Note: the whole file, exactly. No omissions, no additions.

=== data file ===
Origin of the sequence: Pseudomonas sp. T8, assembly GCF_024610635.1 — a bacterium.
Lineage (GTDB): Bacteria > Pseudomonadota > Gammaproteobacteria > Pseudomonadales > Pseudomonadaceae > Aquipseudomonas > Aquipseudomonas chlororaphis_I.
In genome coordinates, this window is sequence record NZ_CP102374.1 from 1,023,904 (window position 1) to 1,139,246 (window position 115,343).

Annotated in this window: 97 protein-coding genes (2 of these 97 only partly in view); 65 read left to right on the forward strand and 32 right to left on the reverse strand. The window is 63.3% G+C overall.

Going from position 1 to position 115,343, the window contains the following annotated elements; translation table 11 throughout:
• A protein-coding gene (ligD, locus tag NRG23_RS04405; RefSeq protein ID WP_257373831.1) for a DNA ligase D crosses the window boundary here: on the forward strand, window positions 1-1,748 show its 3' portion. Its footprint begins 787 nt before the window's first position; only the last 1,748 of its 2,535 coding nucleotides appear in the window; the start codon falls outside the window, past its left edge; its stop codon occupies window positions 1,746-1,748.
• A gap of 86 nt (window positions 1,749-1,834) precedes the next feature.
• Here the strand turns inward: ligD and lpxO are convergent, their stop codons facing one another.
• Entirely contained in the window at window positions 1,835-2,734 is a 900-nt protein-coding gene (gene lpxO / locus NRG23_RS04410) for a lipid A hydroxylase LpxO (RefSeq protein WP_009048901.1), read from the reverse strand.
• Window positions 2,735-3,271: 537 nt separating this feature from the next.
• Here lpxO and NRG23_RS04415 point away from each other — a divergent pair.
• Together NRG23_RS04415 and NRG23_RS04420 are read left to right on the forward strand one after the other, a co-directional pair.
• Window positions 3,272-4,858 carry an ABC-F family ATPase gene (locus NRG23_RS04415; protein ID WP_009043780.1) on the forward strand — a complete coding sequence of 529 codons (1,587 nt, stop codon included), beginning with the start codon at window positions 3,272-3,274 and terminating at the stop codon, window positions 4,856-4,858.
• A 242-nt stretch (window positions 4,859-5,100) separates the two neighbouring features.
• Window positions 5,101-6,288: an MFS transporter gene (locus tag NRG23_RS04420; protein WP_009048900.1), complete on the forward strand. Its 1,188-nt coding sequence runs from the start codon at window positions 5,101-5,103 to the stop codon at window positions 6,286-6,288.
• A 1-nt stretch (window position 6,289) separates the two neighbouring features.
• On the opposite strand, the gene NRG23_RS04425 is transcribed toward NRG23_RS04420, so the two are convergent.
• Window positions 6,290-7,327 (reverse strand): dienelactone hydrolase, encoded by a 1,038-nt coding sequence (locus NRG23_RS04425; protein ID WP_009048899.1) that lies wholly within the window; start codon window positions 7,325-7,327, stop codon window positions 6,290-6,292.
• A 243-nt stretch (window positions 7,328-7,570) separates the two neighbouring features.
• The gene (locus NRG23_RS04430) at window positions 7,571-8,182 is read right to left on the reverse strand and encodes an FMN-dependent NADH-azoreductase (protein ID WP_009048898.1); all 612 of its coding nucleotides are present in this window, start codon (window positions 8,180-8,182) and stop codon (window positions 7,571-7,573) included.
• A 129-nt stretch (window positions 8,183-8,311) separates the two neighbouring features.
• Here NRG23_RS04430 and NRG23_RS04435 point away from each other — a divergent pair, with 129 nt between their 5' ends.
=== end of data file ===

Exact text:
Origin of the sequence: Pseudomonas sp. T8, assembly GCF_024610635.1 — a bacterium.
Lineage (GTDB): Bacteria > Pseudomonadota > Gammaproteobacteria > Pseudomonadales > Pseudomonadaceae > Aquipseudomonas > Aquipseudomonas chlororaphis_I.
In genome coordinates, this window is sequence record NZ_CP102374.1 from 1,023,904 (window position 1) to 1,139,246 (window position 115,343).

Annotated in this window: 97 protein-coding genes (2 of these 97 only partly in view); 65 read left to right on the forward strand and 32 right to left on the reverse strand. The window is 63.3% G+C overall.

Going from position 1 to position 115,343, the window contains the following annotated elements; translation table 11 throughout:
• A protein-coding gene (ligD, locus tag NRG23_RS04405; RefSeq protein ID WP_257373831.1) for a DNA ligase D crosses the window boundary here: on the forward strand, window positions 1-1,748 show its 3' portion. Its footprint begins 787 nt before the window's first position; only the last 1,748 of its 2,535 coding nucleotides appear in the window; the start codon falls outside the window, past its left edge; its stop codon occupies window positions 1,746-1,748.
• A gap of 86 nt (window positions 1,749-1,834) precedes the next feature.
• Here the strand turns inward: ligD and lpxO are convergent, their stop codons facing one another.
• Entirely contained in the window at window positions 1,835-2,734 is a 900-nt protein-coding gene (gene lpxO / locus NRG23_RS04410) for a lipid A hydroxylase LpxO (RefSeq protein WP_009048901.1), read from the reverse strand.
• Window positions 2,735-3,271: 537 nt separating this feature from the next.
• Here lpxO and NRG23_RS04415 point away from each other — a divergent pair.
• Together NRG23_RS04415 and NRG23_RS04420 are read left to right on the forward strand one after the other, a co-directional pair.
• Window positions 3,272-4,858 carry an ABC-F family ATPase gene (locus NRG23_RS04415; protein ID WP_009043780.1) on the forward strand — a complete coding sequence of 529 codons (1,587 nt, stop codon included), beginning with the start codon at window positions 3,272-3,274 and terminating at the stop codon, window positions 4,856-4,858.
• A 242-nt stretch (window positions 4,859-5,100) separates the two neighbouring features.
• Window positions 5,101-6,288: an MFS transporter gene (locus tag NRG23_RS04420; protein WP_009048900.1), complete on the forward strand. Its 1,188-nt coding sequence runs from the start codon at window positions 5,101-5,103 to the stop codon at window positions 6,286-6,288.
• A 1-nt stretch (window position 6,289) separates the two neighbouring features.
• On the opposite strand, the gene NRG23_RS04425 is transcribed toward NRG23_RS04420, so the two are convergent.
• Window positions 6,290-7,327 (reverse strand): dienelactone hydrolase, encoded by a 1,038-nt coding sequence (locus NRG23_RS04425; protein ID WP_009048899.1) that lies wholly within the window; start codon window positions 7,325-7,327, stop codon window positions 6,290-6,292.
• A 243-nt stretch (window positions 7,328-7,570) separates the two neighbouring features.
• The gene (locus NRG23_RS04430) at window positions 7,571-8,182 is read right to left on the reverse strand and encodes an FMN-dependent NADH-azoreductase (protein ID WP_009048898.1); all 612 of its coding nucleotides are present in this window, start codon (window positions 8,180-8,182) and stop codon (window positions 7,571-7,573) included.
• A 129-nt stretch (window positions 8,183-8,311) separates the two neighbouring features.
• Here NRG23_RS04430 and NRG23_RS04435 point away from each other — a divergent pair, with 129 nt between their 5' ends.